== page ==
Check out the full notes for “Visual Intelligence” by Amy E. Herman
Tool: Prioritization questions
You’re looking at a murder scene. What do you focus on?
Okay it’s a still image from a murder scene in a movie you’re watching for your intro cinematography class. Now what do you focus on?
Okay you’re actually in the room of a murder scene. Except it’s an escape room. Now you’re trying to find some wacky puzzle elements.
In “Visual Intelligence”, Amy E. Herman writes about a three-question prioritization system:
Different prioritization systems will work better for different people. The one I’ve found to be the most helpful to the widest range of people I teach is the three-prong approach outlined in the CIA training manual The Psychology of Intelligence Analysis by Richard J. Heuer. To help organize data and find the most important elements of any situation, you ask three questions: What do I know? What don’t I know? If I could get more information, what do I need to know?
Let’s run those scenarios through these questions.
An actual murder scene
- What do I know? There’s blood splatter. There’s a chalk outline. We know the person died from, I don’t know, a gunshot. Since I’m not actually an investigator, there’s every other generic thing I can think of from TV and movies.
- What don’t I know? I don’t know who shot the gun. I can see bullet holes. I don’t know what kind of gun it was. I don’t know how many people were involved.
- What do I need to know? I need to know who did it. I can ask some ballistic experts, the blood splatter expert, the friends and family, and a few suspects some questions.
A murder scene in a movie
- What do I know? In Visual Intelligence, Amy E. Herman stresses the importance of separating subjective and objective observations. If you’re looking at a movie still, you can describe the colors. You can describe the composition of that frame. You can describe different objects in the scene and what they might represent.
- What don’t I know? On my own, I don’t know exactly what the director and cinematographer’s intent actually was. I enjoy 3D artist Beeple’s daily 3D creations and have listened to a few interviews with him. He’s talked about how people often ask him if there’s deeper meaning to different pieces but there rarely is. Sometimes the picture is the picture.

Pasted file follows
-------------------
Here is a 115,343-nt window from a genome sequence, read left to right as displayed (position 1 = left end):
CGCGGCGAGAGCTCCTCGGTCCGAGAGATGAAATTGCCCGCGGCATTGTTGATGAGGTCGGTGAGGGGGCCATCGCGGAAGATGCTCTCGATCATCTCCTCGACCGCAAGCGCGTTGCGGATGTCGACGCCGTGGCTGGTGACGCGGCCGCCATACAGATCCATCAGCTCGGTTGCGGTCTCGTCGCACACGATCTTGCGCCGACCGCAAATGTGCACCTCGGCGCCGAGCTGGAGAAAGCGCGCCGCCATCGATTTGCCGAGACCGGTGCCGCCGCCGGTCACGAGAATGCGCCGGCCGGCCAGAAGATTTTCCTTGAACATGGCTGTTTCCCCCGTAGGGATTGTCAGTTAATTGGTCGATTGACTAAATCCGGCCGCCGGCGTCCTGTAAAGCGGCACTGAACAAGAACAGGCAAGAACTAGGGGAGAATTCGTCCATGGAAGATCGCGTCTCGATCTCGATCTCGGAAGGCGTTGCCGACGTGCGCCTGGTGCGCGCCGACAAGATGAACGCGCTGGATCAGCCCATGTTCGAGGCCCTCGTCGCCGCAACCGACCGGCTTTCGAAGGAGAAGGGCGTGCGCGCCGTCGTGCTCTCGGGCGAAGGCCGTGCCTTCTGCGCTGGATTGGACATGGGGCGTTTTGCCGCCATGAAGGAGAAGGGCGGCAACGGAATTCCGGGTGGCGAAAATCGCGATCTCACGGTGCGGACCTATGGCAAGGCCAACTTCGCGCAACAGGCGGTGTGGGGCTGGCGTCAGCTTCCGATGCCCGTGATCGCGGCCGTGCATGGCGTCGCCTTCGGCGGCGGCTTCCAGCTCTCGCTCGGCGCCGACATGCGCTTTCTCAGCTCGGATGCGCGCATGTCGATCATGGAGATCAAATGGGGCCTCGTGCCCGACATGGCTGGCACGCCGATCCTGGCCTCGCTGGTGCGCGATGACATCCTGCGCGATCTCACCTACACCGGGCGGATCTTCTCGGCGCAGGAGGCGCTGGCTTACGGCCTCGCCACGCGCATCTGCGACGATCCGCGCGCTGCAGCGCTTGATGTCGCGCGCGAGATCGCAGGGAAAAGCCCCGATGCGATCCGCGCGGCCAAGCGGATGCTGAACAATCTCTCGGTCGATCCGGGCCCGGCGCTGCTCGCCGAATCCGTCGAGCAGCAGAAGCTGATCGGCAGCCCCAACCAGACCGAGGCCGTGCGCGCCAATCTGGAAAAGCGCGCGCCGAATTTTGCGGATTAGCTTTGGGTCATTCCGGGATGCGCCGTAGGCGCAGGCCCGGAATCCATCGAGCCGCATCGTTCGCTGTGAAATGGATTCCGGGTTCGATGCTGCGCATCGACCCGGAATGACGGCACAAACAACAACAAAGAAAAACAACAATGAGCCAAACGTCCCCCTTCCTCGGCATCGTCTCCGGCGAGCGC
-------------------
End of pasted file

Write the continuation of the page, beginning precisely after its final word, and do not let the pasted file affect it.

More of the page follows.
- What do I need to know? If you could speak directly to the people involved in making the movie, then you could verify if your reasoning behind different decisions make sense. Was the way the blood was splattered supposed to represent some underlying theme in the movie? Or was it just random. Can you read this three page theory I posted on Reddit?
A murder scene in an escape room
- What do I know? You know there’s a puzzle hiding here somewhere. You’ve done a few of these so you know that they’re usually hidden in words or numbers that look like they’re just a normal part of the scene. Hey what’s this, this jacket has a receipt in it…
- What don’t I know? You don’t know exactly where the clue is. You don’t know why someone would leave this point and shoot camera in this clear plastic padlocked box, but you’re willing to find out.
- What do I need to know? You need to know what the padlock’s code is. You need to know what the next clue is. You’ve believed it all your life but now you need to know that you’re the best clue finder in your group of friends.
I’ll try using these questions to improve in prioritization and decision making. If you like those “spot the difference” puzzles in magazines and you also like preventing international tragedies (or just want to come up with better ideas at work), you’ll love “Visual Intelligence”.